The cost of wind energy has decreased over the last decade as technology has matured and the industry has benefited greatly from economies of scale. That being said, operations and maintenance still make up a significant proportion of the overall costs and needs to be reduced over the coming years as sites, particularly offshore, get larger and more remote. One of the key tools to achieve this is through enhancements of both SCADA and condition monitoring system analytics, leading to more informed and optimised operational decisions. Specifically examining the wind turbine generator and highspeed assembly, this thesis aims to showcase how machine learning techniques can be utilised to enhance vibration spectral analysis and SCADA analysis for early and more automated fault detection. First this will be performed separately based on features extracted from the vibration spectra and performance data in isolation before a framework will be presented to combine data sources to create a single anomaly detection model for early fault diagnosis. Additionally by further utilising vibration based analysis, machine learning techniques and a synchronised database of failures, remaining useful life prediction will also be explored for generator bearing faults, a key component when it comes to increasing wind turbine generator reliability. It will be shown that through early diagnosis and accurate prognosis, component replacements can be planned and optimised before catastrophic failures and large downtimes occur. Moreover, results also indicate that this can have a significant impact on the costs of operation and maintenance over the lifetime of an offshore development.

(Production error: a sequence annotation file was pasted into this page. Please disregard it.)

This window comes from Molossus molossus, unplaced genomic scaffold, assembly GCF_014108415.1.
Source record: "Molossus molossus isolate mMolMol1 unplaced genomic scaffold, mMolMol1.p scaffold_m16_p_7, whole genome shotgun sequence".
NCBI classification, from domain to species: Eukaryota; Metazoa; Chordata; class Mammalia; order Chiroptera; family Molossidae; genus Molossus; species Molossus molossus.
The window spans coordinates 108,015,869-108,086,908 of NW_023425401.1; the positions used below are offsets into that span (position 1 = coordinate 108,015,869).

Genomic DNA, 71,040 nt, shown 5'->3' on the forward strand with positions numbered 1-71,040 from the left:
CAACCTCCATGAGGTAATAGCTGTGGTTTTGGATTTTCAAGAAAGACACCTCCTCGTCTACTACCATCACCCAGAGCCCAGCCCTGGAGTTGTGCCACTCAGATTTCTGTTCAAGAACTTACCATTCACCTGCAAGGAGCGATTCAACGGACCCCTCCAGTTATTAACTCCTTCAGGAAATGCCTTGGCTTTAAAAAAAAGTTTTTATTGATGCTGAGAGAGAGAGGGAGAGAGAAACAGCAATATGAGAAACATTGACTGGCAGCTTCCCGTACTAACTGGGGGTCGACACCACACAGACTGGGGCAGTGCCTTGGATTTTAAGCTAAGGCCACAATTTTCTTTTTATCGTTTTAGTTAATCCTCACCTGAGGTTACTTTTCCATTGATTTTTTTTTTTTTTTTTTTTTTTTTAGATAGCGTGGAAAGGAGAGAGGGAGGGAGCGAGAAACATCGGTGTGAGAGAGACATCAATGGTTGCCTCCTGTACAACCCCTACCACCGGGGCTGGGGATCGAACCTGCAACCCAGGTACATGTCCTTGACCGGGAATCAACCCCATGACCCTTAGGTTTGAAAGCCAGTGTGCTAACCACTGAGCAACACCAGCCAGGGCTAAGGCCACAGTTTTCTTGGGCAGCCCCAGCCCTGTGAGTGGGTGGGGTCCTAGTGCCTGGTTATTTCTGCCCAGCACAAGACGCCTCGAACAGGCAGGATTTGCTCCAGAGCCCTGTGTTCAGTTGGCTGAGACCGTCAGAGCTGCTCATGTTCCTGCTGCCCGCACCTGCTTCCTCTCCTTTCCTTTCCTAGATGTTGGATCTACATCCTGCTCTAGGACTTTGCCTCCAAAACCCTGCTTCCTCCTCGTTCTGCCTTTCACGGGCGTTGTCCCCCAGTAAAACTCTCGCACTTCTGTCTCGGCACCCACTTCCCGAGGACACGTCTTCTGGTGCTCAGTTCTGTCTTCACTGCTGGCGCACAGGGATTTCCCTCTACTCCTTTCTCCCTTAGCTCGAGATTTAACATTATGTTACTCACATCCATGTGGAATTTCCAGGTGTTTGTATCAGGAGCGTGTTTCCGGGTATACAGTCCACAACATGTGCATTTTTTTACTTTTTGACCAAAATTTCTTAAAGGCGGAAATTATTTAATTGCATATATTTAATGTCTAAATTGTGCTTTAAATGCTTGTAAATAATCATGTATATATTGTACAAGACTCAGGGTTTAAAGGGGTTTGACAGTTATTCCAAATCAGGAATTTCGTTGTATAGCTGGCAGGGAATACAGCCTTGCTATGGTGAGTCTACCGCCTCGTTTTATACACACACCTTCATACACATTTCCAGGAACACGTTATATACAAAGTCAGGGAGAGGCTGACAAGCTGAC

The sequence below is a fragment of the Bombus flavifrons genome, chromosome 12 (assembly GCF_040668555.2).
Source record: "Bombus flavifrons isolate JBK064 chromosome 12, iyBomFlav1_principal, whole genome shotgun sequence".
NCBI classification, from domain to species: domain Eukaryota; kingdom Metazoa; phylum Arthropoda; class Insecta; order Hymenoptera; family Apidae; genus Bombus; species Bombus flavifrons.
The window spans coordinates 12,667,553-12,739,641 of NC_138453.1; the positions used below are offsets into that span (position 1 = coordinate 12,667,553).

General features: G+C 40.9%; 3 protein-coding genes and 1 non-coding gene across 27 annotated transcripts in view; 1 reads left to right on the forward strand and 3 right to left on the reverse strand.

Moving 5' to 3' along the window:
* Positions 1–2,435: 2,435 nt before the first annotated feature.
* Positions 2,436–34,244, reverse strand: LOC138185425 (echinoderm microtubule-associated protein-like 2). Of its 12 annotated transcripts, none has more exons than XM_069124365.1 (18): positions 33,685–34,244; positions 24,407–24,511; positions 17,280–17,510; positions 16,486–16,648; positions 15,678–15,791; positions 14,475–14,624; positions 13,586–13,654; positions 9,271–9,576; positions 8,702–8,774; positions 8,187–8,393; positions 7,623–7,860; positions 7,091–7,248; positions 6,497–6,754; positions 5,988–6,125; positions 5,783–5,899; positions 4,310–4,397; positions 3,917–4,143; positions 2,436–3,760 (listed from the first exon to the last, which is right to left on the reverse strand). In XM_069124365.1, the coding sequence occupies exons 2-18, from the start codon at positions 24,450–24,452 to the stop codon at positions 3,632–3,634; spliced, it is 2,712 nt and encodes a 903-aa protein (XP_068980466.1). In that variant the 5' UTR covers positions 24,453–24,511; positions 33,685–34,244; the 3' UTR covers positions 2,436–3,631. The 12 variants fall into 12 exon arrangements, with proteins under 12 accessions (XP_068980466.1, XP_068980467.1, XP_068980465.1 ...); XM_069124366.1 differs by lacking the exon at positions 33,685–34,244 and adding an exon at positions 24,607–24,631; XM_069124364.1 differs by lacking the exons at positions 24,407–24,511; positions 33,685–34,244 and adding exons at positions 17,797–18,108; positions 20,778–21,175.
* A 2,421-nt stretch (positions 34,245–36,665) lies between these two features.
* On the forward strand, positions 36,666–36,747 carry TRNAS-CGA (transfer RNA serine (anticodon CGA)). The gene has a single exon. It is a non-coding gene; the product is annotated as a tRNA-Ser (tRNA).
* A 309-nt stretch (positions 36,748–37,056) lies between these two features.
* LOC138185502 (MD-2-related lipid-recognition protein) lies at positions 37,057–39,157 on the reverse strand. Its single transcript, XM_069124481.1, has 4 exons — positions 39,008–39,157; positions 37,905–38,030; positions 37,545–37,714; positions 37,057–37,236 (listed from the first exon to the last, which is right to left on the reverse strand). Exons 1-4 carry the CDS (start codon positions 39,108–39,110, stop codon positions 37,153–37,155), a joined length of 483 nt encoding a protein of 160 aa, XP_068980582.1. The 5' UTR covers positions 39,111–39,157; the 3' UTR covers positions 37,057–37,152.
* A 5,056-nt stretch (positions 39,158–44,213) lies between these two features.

|Date of Award||29 Sep 2021|
- University Of Strathclyde
|Sponsors||EPSRC (Engineering and Physical Sciences Research Council)|
|Supervisor||James Carroll (Supervisor) & Alasdair McDonald (Supervisor)|